Congregations are feeling their way through the “social media,” such as Facebook and Twitter, and are finding they need to develop new forms of etiquette to adapt such innovations to their ministries.
The National Catholic Reporter (May 29) notes that the cell phone texting network known as Twitter is the “newest technology arriving in contemporary church services … church leaders are inviting worshippers to tweet and text their way through services as a way to share their prayers and reflections with neighbors in the pew” or with their families and friends who may not be attending services. In some churches, pastors pose questions to worshipers, asking them to text responses, which are displayed on a screen.
The other type of twittering is more informal, as parishioners “tweet” their reflections to the service, much as they might take notes. The New York Times (July 5) notes that while evangelicals pioneered the use of the social media for their churches, today “religious groups from Episcopalians to Orthodox Jews have signed up” for such networks. The article continues: “In online debates and private discussions, leaders of all faiths have been weighing pros and cons and diagramming the boundaries of acceptable interactions: Should the congregation have a Facebook page, or should it be the imam’s or the priest’s? Should there be limited access? Censoring? Is it appropriate for a clergy member to `friend’ a minor?”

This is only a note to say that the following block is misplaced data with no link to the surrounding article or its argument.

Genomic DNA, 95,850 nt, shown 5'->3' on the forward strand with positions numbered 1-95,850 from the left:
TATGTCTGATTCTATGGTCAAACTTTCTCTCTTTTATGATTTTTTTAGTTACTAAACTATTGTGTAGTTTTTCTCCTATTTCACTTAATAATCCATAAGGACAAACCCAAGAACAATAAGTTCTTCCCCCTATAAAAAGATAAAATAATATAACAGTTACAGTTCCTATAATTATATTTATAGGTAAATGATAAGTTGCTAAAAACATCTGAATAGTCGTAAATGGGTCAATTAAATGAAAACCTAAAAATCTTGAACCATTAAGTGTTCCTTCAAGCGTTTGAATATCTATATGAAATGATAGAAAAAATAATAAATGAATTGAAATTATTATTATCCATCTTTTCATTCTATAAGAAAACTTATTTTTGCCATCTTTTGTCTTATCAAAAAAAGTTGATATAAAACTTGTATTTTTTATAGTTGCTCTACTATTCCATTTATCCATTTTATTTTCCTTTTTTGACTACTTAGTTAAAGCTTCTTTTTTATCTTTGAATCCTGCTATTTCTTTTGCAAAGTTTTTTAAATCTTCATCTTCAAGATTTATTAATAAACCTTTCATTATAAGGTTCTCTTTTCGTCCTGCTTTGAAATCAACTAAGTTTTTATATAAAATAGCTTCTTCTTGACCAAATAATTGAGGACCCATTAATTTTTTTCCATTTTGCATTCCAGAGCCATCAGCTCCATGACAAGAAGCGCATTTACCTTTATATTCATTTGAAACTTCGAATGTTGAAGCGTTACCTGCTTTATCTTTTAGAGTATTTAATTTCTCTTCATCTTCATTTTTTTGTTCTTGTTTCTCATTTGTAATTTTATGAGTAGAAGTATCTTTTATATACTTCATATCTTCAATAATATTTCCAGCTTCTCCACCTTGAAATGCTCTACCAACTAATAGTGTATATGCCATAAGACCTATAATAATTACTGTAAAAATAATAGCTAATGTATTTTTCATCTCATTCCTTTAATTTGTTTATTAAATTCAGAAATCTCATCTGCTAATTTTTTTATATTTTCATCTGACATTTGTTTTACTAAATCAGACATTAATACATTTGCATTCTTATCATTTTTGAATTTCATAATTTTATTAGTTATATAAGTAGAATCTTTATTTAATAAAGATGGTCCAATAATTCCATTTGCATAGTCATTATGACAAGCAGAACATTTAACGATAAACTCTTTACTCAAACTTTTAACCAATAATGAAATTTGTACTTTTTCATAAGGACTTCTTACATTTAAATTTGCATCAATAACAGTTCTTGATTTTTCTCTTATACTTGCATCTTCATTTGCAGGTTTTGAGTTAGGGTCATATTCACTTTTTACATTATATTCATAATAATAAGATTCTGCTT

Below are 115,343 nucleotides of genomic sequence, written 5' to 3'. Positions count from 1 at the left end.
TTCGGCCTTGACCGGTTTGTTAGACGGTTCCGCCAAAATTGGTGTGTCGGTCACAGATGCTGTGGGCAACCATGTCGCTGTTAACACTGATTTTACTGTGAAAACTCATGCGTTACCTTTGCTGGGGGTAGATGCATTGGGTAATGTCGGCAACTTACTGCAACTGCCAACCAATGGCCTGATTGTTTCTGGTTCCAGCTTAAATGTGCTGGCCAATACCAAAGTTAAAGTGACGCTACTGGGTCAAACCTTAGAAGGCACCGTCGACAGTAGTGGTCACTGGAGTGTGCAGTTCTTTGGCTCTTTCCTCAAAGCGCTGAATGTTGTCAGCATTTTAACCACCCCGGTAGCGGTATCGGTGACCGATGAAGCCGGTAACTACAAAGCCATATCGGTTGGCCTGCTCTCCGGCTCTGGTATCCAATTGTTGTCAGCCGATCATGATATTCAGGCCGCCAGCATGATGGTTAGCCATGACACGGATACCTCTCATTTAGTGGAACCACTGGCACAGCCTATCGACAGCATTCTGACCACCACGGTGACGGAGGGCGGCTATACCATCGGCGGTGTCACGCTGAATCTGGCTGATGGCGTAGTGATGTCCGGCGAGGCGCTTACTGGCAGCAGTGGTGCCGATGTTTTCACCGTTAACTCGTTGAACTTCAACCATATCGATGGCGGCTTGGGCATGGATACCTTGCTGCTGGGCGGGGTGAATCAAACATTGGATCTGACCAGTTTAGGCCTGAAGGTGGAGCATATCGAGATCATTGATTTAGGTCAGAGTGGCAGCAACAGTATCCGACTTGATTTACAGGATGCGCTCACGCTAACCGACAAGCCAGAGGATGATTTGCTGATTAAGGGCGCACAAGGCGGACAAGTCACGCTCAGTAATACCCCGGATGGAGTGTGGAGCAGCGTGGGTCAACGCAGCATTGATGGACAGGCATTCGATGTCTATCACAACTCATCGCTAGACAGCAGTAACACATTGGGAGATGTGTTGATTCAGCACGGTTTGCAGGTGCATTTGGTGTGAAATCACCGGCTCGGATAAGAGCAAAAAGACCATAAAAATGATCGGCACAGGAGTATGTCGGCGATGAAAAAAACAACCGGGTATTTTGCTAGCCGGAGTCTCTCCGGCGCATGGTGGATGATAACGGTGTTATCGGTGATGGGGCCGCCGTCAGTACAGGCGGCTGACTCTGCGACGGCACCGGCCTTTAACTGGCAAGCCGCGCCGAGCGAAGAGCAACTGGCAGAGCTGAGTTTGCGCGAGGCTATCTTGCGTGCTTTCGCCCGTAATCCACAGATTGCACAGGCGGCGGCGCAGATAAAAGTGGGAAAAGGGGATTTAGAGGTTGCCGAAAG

A central question is whether these forms of media sidestep traditional authority and means of control. When worshipers can intersperse their own comments with the liturgy and sermon, such interactions are a particular challenge to centralized and hierarchical institutions, such as the Catholic Church, that have a standardized form of worship. Another effect of these networks is that they create varying levels of “community” within a congregation.
For instance, Trinity Church on Wall Street in New York has attracted a small, but growing community of followers from as far afield as Europe and California, as well as those nearby. A church employee transmits snippets of the service, with participants following on Twitter. These “slender” connections to the church are sometimes interspersed with actual visits to a service.